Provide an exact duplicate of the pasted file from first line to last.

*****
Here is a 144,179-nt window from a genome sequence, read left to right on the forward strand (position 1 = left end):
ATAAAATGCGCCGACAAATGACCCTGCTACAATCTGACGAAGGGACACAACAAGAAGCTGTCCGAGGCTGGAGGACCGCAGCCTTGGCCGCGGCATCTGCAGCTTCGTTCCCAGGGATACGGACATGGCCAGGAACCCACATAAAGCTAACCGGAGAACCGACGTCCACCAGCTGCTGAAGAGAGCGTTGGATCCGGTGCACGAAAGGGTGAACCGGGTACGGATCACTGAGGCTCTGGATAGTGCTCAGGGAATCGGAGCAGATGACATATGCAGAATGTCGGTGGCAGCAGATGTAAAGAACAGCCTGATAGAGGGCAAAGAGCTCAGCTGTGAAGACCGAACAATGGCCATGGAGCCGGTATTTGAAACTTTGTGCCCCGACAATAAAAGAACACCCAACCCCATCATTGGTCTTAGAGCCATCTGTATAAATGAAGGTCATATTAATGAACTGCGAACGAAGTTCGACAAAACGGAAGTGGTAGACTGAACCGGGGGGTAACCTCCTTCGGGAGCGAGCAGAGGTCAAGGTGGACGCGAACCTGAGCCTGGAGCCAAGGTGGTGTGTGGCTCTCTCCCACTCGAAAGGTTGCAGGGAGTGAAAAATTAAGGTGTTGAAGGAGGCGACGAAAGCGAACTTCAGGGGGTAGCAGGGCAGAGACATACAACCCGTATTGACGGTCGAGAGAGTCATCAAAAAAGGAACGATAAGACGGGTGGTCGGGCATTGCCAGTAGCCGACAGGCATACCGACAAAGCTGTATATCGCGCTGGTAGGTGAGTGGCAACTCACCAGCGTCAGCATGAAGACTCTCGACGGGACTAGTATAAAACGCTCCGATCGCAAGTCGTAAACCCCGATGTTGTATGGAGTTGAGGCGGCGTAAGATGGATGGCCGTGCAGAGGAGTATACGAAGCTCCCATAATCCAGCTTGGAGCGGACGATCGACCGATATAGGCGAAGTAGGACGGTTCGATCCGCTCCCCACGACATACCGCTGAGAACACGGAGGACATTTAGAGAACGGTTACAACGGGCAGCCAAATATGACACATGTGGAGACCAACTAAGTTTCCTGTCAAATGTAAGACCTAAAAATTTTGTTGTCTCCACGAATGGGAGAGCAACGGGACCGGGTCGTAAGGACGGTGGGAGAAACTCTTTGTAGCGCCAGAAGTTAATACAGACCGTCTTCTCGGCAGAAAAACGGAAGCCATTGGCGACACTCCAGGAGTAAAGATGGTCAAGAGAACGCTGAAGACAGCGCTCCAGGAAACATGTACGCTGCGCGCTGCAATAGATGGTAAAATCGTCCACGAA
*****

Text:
Here is a 144,179-nt window from a genome sequence, read left to right on the forward strand (position 1 = left end):
ATAAAATGCGCCGACAAATGACCCTGCTACAATCTGACGAAGGGACACAACAAGAAGCTGTCCGAGGCTGGAGGACCGCAGCCTTGGCCGCGGCATCTGCAGCTTCGTTCCCAGGGATACGGACATGGCCAGGAACCCACATAAAGCTAACCGGAGAACCGACGTCCACCAGCTGCTGAAGAGAGCGTTGGATCCGGTGCACGAAAGGGTGAACCGGGTACGGATCACTGAGGCTCTGGATAGTGCTCAGGGAATCGGAGCAGATGACATATGCAGAATGTCGGTGGCAGCAGATGTAAAGAACAGCCTGATAGAGGGCAAAGAGCTCAGCTGTGAAGACCGAACAATGGCCATGGAGCCGGTATTTGAAACTTTGTGCCCCGACAATAAAAGAACACCCAACCCCATCATTGGTCTTAGAGCCATCTGTATAAATGAAGGTCATATTAATGAACTGCGAACGAAGTTCGACAAAACGGAAGTGGTAGACTGAACCGGGGGGTAACCTCCTTCGGGAGCGAGCAGAGGTCAAGGTGGACGCGAACCTGAGCCTGGAGCCAAGGTGGTGTGTGGCTCTCTCCCACTCGAAAGGTTGCAGGGAGTGAAAAATTAAGGTGTTGAAGGAGGCGACGAAAGCGAACTTCAGGGGGTAGCAGGGCAGAGACATACAACCCGTATTGACGGTCGAGAGAGTCATCAAAAAAGGAACGATAAGACGGGTGGTCGGGCATTGCCAGTAGCCGACAGGCATACCGACAAAGCTGTATATCGCGCTGGTAGGTGAGTGGCAACTCACCAGCGTCAGCATGAAGACTCTCGACGGGACTAGTATAAAACGCTCCGATCGCAAGTCGTAAACCCCGATGTTGTATGGAGTTGAGGCGGCGTAAGATGGATGGCCGTGCAGAGGAGTATACGAAGCTCCCATAATCCAGCTTGGAGCGGACGATCGACCGATATAGGCGAAGTAGGACGGTTCGATCCGCTCCCCACGACATACCGCTGAGAACACGGAGGACATTTAGAGAACGGTTACAACGGGCAGCCAAATATGACACATGTGGAGACCAACTAAGTTTCCTGTCAAATGTAAGACCTAAAAATTTTGTTGTCTCCACGAATGGGAGAGCAACGGGACCGGGTCGTAAGGACGGTGGGAGAAACTCTTTGTAGCGCCAGAAGTTAATACAGACCGTCTTCTCGGCAGAAAAACGGAAGCCATTGGCGACACTCCAGGAGTAAAGATGGTCAAGAGAACGCTGAAGACAGCGCTCCAGGAAACATGTACGCTGCGCGCTGCAATAGATGGTAAAATCGTCCACGAA